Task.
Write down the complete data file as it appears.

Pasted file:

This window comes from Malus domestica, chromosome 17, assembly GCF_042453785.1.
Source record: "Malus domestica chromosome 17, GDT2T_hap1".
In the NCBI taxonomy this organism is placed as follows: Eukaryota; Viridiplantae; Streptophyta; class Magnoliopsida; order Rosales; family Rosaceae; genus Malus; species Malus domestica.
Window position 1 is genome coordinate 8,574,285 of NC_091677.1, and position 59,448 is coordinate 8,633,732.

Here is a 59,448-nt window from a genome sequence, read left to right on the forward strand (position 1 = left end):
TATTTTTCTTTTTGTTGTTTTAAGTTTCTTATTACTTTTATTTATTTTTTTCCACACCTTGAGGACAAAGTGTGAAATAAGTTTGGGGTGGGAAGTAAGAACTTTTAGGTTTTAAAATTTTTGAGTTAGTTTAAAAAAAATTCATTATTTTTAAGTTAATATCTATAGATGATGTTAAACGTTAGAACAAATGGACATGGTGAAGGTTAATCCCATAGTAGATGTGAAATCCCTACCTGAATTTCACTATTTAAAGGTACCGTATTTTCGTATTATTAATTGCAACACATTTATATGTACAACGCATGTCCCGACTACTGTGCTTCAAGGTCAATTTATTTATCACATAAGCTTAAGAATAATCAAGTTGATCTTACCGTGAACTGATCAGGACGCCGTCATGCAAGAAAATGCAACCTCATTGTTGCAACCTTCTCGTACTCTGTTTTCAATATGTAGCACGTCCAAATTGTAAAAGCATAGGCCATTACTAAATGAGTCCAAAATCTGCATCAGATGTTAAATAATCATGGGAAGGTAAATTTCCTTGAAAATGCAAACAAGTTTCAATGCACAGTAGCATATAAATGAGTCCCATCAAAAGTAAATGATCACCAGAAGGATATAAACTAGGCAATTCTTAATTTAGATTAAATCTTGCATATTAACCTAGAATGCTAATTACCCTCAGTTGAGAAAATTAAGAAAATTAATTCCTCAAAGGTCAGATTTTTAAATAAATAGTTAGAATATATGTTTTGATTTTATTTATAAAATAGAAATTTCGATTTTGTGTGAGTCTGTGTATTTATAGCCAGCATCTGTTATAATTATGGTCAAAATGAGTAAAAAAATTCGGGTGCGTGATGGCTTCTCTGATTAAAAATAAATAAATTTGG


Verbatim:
This window comes from Malus domestica, chromosome 17, assembly GCF_042453785.1.
Source record: "Malus domestica chromosome 17, GDT2T_hap1".
In the NCBI taxonomy this organism is placed as follows: Eukaryota; Viridiplantae; Streptophyta; class Magnoliopsida; order Rosales; family Rosaceae; genus Malus; species Malus domestica.
Window position 1 is genome coordinate 8,574,285 of NC_091677.1, and position 59,448 is coordinate 8,633,732.

Here is a 59,448-nt window from a genome sequence, read left to right on the forward strand (position 1 = left end):
TATTTTTCTTTTTGTTGTTTTAAGTTTCTTATTACTTTTATTTATTTTTTTCCACACCTTGAGGACAAAGTGTGAAATAAGTTTGGGGTGGGAAGTAAGAACTTTTAGGTTTTAAAATTTTTGAGTTAGTTTAAAAAAAATTCATTATTTTTAAGTTAATATCTATAGATGATGTTAAACGTTAGAACAAATGGACATGGTGAAGGTTAATCCCATAGTAGATGTGAAATCCCTACCTGAATTTCACTATTTAAAGGTACCGTATTTTCGTATTATTAATTGCAACACATTTATATGTACAACGCATGTCCCGACTACTGTGCTTCAAGGTCAATTTATTTATCACATAAGCTTAAGAATAATCAAGTTGATCTTACCGTGAACTGATCAGGACGCCGTCATGCAAGAAAATGCAACCTCATTGTTGCAACCTTCTCGTACTCTGTTTTCAATATGTAGCACGTCCAAATTGTAAAAGCATAGGCCATTACTAAATGAGTCCAAAATCTGCATCAGATGTTAAATAATCATGGGAAGGTAAATTTCCTTGAAAATGCAAACAAGTTTCAATGCACAGTAGCATATAAATGAGTCCCATCAAAAGTAAATGATCACCAGAAGGATATAAACTAGGCAATTCTTAATTTAGATTAAATCTTGCATATTAACCTAGAATGCTAATTACCCTCAGTTGAGAAAATTAAGAAAATTAATTCCTCAAAGGTCAGATTTTTAAATAAATAGTTAGAATATATGTTTTGATTTTATTTATAAAATAGAAATTTCGATTTTGTGTGAGTCTGTGTATTTATAGCCAGCATCTGTTATAATTATGGTCAAAATGAGTAAAAAAATTCGGGTGCGTGATGGCTTCTCTGATTAAAAATAAATAAATTTGG